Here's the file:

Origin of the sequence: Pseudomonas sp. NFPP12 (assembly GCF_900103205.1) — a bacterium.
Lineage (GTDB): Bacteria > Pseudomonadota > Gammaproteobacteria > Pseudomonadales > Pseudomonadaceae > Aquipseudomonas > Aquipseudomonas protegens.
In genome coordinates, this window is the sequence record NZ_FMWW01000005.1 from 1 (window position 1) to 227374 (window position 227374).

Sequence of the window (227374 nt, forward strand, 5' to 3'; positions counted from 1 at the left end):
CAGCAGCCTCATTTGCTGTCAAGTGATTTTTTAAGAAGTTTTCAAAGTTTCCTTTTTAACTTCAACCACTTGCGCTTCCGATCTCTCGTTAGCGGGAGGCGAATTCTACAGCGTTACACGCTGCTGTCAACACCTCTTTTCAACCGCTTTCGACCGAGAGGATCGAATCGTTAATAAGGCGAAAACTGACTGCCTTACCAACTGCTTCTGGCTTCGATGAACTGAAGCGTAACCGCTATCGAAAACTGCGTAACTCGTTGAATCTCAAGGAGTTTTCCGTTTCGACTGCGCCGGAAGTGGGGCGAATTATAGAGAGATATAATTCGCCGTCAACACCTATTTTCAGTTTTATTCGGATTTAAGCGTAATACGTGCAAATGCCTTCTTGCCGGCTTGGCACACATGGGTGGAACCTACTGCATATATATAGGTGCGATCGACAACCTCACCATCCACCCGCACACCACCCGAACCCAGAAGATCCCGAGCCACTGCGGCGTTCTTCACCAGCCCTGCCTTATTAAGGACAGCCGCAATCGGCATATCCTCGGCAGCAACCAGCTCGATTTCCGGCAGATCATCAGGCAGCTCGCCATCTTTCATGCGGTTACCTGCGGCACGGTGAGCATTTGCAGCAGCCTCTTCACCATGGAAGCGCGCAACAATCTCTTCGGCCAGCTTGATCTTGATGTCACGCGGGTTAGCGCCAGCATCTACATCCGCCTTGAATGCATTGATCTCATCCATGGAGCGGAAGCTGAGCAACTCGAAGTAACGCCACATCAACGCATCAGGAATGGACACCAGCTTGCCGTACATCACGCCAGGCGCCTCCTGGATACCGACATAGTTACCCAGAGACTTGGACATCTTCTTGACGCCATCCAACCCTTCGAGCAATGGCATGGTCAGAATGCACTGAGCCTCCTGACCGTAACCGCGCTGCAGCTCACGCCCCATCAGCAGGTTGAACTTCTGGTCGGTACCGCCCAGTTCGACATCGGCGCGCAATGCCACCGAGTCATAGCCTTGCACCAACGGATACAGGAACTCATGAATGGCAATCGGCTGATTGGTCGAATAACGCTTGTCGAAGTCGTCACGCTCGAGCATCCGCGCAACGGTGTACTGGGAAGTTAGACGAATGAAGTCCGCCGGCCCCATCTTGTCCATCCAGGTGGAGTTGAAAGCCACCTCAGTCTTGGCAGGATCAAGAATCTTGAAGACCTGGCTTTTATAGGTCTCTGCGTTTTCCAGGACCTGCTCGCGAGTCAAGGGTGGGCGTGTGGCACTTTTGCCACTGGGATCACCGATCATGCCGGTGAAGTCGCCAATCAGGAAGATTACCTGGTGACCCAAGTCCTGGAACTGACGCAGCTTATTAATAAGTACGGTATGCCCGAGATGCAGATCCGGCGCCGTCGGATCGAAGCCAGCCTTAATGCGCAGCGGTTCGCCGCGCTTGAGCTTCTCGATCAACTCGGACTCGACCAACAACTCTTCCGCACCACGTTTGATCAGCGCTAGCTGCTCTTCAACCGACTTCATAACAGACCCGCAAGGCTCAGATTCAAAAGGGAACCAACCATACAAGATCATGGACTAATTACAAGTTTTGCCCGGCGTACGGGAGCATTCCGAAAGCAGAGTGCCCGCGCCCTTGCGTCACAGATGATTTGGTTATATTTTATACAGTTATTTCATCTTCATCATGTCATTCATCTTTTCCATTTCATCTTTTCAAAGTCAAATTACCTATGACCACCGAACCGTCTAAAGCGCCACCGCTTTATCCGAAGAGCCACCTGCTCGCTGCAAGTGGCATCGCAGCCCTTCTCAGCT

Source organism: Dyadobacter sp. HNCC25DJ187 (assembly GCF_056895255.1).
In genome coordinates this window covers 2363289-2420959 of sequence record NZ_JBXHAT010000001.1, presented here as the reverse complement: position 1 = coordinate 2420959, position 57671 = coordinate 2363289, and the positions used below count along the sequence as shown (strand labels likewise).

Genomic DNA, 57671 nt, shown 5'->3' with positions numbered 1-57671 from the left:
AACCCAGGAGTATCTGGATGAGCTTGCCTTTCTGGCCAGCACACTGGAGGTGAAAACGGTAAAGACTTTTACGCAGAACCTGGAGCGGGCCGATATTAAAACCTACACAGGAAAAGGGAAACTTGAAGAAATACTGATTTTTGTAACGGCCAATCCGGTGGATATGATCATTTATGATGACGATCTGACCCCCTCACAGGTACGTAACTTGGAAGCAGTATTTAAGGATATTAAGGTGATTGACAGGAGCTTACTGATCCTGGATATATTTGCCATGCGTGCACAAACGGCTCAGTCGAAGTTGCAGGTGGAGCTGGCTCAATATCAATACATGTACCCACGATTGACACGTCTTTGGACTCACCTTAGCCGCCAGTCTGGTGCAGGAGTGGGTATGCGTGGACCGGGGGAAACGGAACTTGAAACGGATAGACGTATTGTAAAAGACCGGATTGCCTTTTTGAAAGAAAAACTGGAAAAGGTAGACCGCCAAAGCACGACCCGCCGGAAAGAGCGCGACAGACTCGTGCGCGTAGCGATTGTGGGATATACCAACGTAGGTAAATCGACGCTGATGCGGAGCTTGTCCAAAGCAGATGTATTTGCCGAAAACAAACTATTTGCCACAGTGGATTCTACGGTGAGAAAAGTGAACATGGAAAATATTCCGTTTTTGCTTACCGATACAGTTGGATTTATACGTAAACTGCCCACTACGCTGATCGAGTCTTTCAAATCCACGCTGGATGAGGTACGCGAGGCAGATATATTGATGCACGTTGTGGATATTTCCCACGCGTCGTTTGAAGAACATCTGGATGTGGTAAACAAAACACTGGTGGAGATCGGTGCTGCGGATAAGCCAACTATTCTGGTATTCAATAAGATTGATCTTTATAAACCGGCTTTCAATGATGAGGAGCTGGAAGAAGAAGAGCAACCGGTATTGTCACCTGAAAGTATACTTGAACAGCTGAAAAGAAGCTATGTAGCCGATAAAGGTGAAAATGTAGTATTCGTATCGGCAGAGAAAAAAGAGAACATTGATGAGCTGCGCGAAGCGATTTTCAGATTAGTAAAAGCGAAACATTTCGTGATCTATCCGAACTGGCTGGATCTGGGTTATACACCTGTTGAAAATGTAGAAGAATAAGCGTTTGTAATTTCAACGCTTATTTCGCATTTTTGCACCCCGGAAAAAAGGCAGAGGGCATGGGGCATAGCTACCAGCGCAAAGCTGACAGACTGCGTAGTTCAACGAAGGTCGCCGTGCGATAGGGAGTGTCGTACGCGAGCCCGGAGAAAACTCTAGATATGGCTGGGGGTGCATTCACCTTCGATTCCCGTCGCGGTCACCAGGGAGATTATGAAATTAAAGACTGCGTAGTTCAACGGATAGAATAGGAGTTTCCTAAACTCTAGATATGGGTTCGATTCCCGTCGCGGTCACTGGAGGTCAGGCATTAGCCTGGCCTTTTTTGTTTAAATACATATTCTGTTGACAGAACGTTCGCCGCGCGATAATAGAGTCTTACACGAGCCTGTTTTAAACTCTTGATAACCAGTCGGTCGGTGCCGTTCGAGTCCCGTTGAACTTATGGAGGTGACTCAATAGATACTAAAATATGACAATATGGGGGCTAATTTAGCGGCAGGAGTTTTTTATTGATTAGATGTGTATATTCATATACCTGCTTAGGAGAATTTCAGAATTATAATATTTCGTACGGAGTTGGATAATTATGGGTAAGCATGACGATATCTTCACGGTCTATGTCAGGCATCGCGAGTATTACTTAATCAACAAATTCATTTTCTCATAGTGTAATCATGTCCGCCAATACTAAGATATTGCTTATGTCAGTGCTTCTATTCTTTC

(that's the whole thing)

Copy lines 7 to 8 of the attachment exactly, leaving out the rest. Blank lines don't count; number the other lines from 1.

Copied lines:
In genome coordinates this window covers 2363289-2420959 of sequence record NZ_JBXHAT010000001.1, presented here as the reverse complement: position 1 = coordinate 2420959, position 57671 = coordinate 2363289, and the positions used below count along the sequence as shown (strand labels likewise).

Genomic DNA, 57671 nt, shown 5'->3' with positions numbered 1-57671 from the left: